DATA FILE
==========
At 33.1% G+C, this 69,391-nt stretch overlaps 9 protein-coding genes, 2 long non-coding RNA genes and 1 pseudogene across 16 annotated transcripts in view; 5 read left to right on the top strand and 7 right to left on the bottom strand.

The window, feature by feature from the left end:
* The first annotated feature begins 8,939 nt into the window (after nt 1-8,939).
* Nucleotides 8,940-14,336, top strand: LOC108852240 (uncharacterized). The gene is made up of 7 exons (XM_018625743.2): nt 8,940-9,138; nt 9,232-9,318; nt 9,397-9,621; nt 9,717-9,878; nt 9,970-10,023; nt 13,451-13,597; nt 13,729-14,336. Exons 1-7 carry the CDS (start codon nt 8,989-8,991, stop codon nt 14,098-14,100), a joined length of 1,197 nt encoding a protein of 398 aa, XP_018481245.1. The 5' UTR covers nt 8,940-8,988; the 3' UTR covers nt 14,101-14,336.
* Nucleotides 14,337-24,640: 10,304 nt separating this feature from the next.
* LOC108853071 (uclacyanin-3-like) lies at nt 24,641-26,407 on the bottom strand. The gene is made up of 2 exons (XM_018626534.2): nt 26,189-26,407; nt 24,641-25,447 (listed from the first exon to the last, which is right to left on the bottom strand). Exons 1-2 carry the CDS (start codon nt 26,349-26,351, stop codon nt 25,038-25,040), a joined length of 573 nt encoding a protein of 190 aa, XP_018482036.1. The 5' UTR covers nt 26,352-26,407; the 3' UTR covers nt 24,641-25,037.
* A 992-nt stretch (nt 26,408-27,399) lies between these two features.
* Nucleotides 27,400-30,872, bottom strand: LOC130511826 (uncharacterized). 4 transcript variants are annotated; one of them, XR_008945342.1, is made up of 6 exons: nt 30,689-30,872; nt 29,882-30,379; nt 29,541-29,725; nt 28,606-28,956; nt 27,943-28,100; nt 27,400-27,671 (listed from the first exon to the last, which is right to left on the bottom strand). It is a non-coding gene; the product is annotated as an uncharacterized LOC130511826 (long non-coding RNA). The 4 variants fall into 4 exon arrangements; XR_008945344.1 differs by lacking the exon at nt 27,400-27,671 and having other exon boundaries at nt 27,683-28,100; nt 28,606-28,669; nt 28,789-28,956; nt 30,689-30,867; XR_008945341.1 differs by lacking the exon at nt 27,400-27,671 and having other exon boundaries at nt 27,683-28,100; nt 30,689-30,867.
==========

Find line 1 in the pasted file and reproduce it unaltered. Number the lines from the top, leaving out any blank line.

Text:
At 33.1% G+C, this 69,391-nt stretch overlaps 9 protein-coding genes, 2 long non-coding RNA genes and 1 pseudogene across 16 annotated transcripts in view; 5 read left to right on the top strand and 7 right to left on the bottom strand.